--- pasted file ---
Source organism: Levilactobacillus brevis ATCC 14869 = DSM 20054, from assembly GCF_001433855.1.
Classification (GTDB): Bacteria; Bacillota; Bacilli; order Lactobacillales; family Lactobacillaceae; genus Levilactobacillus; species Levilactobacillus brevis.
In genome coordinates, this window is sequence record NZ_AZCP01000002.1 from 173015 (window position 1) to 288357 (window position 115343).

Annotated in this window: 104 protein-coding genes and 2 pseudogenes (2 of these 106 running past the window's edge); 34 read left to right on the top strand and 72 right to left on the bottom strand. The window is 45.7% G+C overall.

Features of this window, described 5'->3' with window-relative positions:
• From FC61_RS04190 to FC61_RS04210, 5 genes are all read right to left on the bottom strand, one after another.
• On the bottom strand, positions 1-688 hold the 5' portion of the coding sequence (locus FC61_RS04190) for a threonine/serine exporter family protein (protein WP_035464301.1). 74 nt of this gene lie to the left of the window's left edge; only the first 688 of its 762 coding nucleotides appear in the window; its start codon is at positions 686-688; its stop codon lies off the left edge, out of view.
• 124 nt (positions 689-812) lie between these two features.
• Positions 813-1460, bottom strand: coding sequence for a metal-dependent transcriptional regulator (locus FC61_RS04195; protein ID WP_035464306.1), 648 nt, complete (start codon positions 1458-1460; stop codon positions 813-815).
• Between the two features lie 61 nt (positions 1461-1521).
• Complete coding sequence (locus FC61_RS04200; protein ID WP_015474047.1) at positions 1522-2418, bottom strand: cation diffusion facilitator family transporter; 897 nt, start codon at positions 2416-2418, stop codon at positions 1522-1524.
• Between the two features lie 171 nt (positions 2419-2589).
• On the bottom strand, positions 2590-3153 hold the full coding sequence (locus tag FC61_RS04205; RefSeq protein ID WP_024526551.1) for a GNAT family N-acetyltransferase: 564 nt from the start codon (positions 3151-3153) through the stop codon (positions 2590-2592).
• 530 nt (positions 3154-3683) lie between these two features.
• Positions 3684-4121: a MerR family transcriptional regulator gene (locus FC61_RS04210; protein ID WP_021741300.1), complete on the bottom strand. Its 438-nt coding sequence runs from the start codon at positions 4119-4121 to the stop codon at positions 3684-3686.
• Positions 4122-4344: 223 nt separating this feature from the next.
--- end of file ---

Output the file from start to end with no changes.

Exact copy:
Source organism: Levilactobacillus brevis ATCC 14869 = DSM 20054, from assembly GCF_001433855.1.
Classification (GTDB): Bacteria; Bacillota; Bacilli; order Lactobacillales; family Lactobacillaceae; genus Levilactobacillus; species Levilactobacillus brevis.
In genome coordinates, this window is sequence record NZ_AZCP01000002.1 from 173015 (window position 1) to 288357 (window position 115343).

Annotated in this window: 104 protein-coding genes and 2 pseudogenes (2 of these 106 running past the window's edge); 34 read left to right on the top strand and 72 right to left on the bottom strand. The window is 45.7% G+C overall.

Features of this window, described 5'->3' with window-relative positions:
• From FC61_RS04190 to FC61_RS04210, 5 genes are all read right to left on the bottom strand, one after another.
• On the bottom strand, positions 1-688 hold the 5' portion of the coding sequence (locus FC61_RS04190) for a threonine/serine exporter family protein (protein WP_035464301.1). 74 nt of this gene lie to the left of the window's left edge; only the first 688 of its 762 coding nucleotides appear in the window; its start codon is at positions 686-688; its stop codon lies off the left edge, out of view.
• 124 nt (positions 689-812) lie between these two features.
• Positions 813-1460, bottom strand: coding sequence for a metal-dependent transcriptional regulator (locus FC61_RS04195; protein ID WP_035464306.1), 648 nt, complete (start codon positions 1458-1460; stop codon positions 813-815).
• Between the two features lie 61 nt (positions 1461-1521).
• Complete coding sequence (locus FC61_RS04200; protein ID WP_015474047.1) at positions 1522-2418, bottom strand: cation diffusion facilitator family transporter; 897 nt, start codon at positions 2416-2418, stop codon at positions 1522-1524.
• Between the two features lie 171 nt (positions 2419-2589).
• On the bottom strand, positions 2590-3153 hold the full coding sequence (locus tag FC61_RS04205; RefSeq protein ID WP_024526551.1) for a GNAT family N-acetyltransferase: 564 nt from the start codon (positions 3151-3153) through the stop codon (positions 2590-2592).
• 530 nt (positions 3154-3683) lie between these two features.
• Positions 3684-4121: a MerR family transcriptional regulator gene (locus FC61_RS04210; protein ID WP_021741300.1), complete on the bottom strand. Its 438-nt coding sequence runs from the start codon at positions 4119-4121 to the stop codon at positions 3684-3686.
• Positions 4122-4344: 223 nt separating this feature from the next.